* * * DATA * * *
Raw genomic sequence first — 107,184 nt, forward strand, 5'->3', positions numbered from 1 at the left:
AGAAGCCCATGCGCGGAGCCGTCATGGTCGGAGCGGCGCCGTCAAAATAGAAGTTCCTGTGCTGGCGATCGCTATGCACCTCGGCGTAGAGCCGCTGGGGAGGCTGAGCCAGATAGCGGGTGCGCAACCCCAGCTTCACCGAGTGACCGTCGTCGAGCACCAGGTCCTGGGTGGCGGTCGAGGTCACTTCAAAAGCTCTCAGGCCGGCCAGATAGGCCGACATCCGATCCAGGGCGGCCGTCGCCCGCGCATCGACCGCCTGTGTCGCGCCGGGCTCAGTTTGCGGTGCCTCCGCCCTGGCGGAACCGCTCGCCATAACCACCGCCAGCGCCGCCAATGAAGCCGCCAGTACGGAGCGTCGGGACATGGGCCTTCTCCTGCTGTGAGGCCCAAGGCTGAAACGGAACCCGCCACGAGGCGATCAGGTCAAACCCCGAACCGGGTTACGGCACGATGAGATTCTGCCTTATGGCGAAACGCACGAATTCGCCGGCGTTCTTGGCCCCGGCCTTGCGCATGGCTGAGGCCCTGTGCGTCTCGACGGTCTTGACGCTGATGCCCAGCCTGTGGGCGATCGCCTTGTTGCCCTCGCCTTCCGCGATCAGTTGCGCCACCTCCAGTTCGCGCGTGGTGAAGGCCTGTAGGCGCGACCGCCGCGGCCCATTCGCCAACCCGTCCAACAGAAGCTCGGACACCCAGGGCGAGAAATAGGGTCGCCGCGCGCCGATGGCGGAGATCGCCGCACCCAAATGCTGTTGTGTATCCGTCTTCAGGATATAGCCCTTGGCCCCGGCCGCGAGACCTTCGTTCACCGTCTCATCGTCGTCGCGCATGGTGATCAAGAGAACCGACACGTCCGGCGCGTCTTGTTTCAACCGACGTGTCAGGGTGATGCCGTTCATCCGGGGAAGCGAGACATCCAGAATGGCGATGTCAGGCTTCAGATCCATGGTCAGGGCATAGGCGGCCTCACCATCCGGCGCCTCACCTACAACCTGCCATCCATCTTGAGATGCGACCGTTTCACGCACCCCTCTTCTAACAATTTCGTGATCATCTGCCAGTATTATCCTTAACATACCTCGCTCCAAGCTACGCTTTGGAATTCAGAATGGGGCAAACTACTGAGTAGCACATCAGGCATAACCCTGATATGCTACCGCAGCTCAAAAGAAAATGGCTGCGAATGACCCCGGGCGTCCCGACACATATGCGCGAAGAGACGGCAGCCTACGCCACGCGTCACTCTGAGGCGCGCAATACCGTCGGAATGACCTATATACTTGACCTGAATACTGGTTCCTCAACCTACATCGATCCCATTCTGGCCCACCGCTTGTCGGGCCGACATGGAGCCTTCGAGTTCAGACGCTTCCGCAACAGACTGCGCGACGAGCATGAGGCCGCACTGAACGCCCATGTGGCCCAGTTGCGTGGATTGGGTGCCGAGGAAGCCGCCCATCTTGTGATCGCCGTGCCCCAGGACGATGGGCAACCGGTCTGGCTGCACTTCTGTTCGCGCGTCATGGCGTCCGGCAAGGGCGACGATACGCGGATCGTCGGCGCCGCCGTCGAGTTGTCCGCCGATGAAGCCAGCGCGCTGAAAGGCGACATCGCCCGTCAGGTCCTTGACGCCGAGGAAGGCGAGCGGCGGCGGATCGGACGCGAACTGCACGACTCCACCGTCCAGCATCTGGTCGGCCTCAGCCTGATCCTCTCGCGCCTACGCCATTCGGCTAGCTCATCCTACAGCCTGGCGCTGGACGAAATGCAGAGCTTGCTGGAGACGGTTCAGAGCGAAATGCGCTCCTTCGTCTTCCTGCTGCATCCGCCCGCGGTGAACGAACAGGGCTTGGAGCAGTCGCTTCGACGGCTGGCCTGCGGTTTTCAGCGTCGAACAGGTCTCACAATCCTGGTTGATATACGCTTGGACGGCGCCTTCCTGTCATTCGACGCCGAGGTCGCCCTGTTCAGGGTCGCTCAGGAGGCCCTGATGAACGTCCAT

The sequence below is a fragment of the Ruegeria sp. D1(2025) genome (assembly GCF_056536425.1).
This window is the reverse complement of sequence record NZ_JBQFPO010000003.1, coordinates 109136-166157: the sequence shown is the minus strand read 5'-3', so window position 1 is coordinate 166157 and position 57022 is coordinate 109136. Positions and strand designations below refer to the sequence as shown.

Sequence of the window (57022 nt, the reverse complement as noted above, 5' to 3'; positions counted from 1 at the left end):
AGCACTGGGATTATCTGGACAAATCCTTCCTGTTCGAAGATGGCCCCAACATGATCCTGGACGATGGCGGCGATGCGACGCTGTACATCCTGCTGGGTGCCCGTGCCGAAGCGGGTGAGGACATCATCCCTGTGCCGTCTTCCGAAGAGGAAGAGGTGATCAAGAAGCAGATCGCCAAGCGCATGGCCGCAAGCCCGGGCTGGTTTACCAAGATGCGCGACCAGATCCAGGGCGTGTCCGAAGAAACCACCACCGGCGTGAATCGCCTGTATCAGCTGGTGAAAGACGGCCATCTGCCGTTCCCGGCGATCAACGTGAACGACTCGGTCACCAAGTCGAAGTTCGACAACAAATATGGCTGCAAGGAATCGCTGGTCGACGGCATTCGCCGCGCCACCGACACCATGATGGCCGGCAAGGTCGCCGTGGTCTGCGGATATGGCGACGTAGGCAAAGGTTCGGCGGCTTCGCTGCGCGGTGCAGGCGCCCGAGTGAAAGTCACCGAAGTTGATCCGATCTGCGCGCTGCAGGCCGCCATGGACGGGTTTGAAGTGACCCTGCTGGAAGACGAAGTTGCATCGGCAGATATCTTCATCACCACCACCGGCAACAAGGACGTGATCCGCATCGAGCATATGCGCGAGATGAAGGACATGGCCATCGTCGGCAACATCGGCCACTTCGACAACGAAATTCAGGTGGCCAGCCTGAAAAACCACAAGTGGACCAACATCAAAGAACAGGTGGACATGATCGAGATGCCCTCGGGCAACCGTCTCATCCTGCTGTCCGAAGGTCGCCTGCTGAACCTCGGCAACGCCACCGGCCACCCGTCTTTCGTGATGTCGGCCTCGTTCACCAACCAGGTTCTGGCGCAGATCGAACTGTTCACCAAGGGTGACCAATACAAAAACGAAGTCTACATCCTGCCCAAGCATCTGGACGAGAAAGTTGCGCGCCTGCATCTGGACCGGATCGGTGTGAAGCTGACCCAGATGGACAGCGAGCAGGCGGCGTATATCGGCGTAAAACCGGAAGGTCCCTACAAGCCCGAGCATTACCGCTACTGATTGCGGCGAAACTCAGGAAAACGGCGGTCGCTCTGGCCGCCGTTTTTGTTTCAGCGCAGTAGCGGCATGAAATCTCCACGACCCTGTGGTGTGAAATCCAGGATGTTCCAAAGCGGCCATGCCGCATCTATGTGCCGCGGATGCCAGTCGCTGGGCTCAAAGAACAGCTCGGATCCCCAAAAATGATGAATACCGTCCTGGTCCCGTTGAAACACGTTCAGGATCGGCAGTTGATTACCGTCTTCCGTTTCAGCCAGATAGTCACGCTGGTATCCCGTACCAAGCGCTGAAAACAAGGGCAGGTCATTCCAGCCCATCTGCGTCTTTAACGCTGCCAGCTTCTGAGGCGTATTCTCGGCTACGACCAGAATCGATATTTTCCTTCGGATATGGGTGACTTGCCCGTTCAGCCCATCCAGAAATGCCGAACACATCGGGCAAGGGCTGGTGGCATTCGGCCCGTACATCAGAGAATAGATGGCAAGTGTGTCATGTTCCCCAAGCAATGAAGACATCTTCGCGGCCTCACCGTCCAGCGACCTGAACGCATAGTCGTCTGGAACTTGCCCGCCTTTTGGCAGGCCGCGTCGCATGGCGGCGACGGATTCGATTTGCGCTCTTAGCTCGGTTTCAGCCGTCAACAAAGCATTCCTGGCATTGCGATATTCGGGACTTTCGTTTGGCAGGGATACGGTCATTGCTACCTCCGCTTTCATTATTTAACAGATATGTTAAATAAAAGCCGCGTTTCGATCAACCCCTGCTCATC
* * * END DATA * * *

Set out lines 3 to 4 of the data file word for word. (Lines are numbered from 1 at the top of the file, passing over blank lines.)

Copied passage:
The sequence below is a fragment of the Ruegeria sp. D1(2025) genome (assembly GCF_056536425.1).
This window is the reverse complement of sequence record NZ_JBQFPO010000003.1, coordinates 109136-166157: the sequence shown is the minus strand read 5'-3', so window position 1 is coordinate 166157 and position 57022 is coordinate 109136. Positions and strand designations below refer to the sequence as shown.